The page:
6) Parley! Do not underestimate the power of the tongue. Fighting is not always the best way to solve a dispute. D&D reminds you, rather than brawl, it’s OK to run, or sweet-talk your way out of a bad encounter with a bully or a bugbear (if they even speak Common). There is no shame in a well-bargained escape. Plus, questioning your foe before filling it with arrows might actually get you valuable information. Same with your pain-in-the-ass family member.
7) It gets better. You begin in D&D at first level. You’re a wuss with four hit points. You have a rusty sword, perhaps, or you can cast a spell that makes pancakes. But fear not. Have patience, and you will grow in power and prowess. You will kill stuff, gain treasure, and experience. Before long, you’re no longer a n00b. So too in life: Practice, train, endure defeat, and you will level up.
8) Nothing beats paper and pencil. You’re in the dungeon. You’re about to attack a gang of orcs. Then the battery on your iPhone dies. Bummer. Lights out. Point being, sometimes your devices run out of juice. Bring a backup on any adventure. And remember that analog can be more reliable than digital. So don’t forget your graph paper.
9) Say what you mean, do what you say. You’re still in that dungeon. It’s still dark. “Do you have torches?” the Dungeon Master asks. “Uh, I think so,” you reply. “But you didn’t say you brought torches with you.” Whoops. You’re screwed. In D&D, as in actual human interactions, it’s important to both say things and do things. Make promises — and act on them.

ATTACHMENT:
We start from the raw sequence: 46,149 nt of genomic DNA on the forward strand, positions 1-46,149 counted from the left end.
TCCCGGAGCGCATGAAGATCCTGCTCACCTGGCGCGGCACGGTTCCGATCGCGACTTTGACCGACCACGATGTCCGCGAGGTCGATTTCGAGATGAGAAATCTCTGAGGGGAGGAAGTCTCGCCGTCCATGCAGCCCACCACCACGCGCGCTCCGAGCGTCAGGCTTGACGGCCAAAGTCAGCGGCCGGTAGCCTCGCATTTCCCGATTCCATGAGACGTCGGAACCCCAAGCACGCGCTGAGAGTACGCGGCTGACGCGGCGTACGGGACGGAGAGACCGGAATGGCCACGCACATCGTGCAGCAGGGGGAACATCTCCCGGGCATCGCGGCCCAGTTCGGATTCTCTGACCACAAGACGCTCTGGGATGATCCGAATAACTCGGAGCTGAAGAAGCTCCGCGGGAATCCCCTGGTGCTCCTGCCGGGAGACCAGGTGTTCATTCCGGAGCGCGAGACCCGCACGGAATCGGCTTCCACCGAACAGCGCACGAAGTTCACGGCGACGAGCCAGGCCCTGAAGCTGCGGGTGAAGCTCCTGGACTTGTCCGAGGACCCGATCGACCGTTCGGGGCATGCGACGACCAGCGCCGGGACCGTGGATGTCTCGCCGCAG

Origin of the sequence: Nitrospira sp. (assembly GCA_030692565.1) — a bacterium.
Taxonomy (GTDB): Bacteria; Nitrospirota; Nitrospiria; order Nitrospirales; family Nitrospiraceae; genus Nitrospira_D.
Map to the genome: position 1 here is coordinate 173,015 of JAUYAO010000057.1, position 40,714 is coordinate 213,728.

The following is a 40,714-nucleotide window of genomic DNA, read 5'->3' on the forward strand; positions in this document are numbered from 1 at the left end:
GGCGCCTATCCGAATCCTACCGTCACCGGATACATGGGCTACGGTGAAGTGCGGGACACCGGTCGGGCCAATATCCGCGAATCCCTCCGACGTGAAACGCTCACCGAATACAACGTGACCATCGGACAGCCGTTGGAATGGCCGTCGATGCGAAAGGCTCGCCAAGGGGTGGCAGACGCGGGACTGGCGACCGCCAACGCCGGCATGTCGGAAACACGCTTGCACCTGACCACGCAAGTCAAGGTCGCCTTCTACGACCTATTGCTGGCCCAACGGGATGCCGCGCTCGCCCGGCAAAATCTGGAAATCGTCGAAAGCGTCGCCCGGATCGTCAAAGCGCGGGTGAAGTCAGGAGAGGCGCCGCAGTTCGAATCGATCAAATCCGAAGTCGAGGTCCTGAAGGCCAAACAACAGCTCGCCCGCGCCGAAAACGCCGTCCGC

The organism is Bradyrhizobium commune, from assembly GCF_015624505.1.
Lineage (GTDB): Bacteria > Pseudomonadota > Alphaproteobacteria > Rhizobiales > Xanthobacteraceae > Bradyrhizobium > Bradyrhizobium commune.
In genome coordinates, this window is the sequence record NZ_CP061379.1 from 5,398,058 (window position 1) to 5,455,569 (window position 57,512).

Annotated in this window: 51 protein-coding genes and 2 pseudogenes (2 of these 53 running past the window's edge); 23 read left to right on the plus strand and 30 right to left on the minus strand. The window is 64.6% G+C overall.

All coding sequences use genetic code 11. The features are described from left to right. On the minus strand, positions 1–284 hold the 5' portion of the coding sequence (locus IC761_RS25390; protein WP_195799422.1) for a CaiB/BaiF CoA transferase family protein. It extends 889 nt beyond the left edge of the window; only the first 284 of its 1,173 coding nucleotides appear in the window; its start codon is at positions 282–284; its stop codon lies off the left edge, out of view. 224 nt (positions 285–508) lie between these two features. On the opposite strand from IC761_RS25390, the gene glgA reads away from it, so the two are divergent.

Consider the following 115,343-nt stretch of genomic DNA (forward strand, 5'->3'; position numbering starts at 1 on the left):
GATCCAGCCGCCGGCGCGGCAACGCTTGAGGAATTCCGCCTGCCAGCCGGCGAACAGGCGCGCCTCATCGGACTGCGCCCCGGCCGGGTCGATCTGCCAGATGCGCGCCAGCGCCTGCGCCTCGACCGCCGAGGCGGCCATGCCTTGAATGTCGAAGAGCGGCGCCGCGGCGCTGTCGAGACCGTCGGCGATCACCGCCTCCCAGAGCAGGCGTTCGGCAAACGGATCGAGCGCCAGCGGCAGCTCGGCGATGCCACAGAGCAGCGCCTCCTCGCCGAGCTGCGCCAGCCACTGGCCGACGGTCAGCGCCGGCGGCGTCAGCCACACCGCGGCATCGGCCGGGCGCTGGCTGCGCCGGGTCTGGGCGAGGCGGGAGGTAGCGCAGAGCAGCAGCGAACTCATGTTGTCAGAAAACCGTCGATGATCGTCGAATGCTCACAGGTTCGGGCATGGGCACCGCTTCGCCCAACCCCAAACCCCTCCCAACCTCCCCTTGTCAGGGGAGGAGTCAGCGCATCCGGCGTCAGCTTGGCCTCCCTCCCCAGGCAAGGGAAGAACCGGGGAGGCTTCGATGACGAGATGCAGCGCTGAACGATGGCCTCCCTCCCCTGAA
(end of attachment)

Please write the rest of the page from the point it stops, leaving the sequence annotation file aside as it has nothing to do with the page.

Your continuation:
10) There’s always a chance. As a kid, I felt adulthood must be governed by some invisible rule book. In fact, there’s actually an “Intoxication Recovery Table” on page 83 of the “Dungeon Master’s Guide” to help you role-play drunkenness in D&D. But the truth is, life’s rules are more flexible and forgiving. Not every outcome can be preordained. The world is suffused with randomness. There’s always a chance to succeed. Roll a 20 and even the tiniest hobbit can slay a dragon.
11) Make up a new rule. “If something doesn’t work, get rid of it,” D&D’s other co-creator, Dave Arneson, once said. Out of frustration, or ego, experienced players will often ignore the rules they don’t care for and design their own for success. Same in Real Life: Don’t like that rule on page 127 of the Husband’s Handbook? Write a new one. (As long as it’s not obnoxious, or hurtful, of course.) Look outside of the box. Or “Monster Manual.”
12) Never split the party. Dudes, this ain’t no horror movie. Keep each others’ backs. Don’t go wandering off some passageway and get picked off by the baddy. Friends matter. Stick together, so you can tell your stories around the fire afterward.
13) Imagination is king. What if … life were different? What if I had 18 strength and a magic flying horse and a fortress made of Cheetos (well, maybe not Cheetos)? If nothing else, D&D teaches you to imagine the other, the better, the possible. That’s forward-thinking aspiration. That’s hope. And we need hope.
14) You live by your story. Years ago in days of old, when magic filled the air, you lived by the sword. Perhaps. But more important, today you live by your story. And your character. Are you a victim? A hero? A scalawag? A shapeshifter? “Dungeons & Dragons is a game in which the continuing epic is the most meaningful portion,” Gygax wrote in his 1979 “Dungeon Master’s Guide.” “Player characters … appreciate that they are in effect writing their own adventures and creating their own legends, not merely reliving those of someone else’s creation.”
The story you tell about yourself, and to others, matters. Make it a good one. Be a hero, not a chump.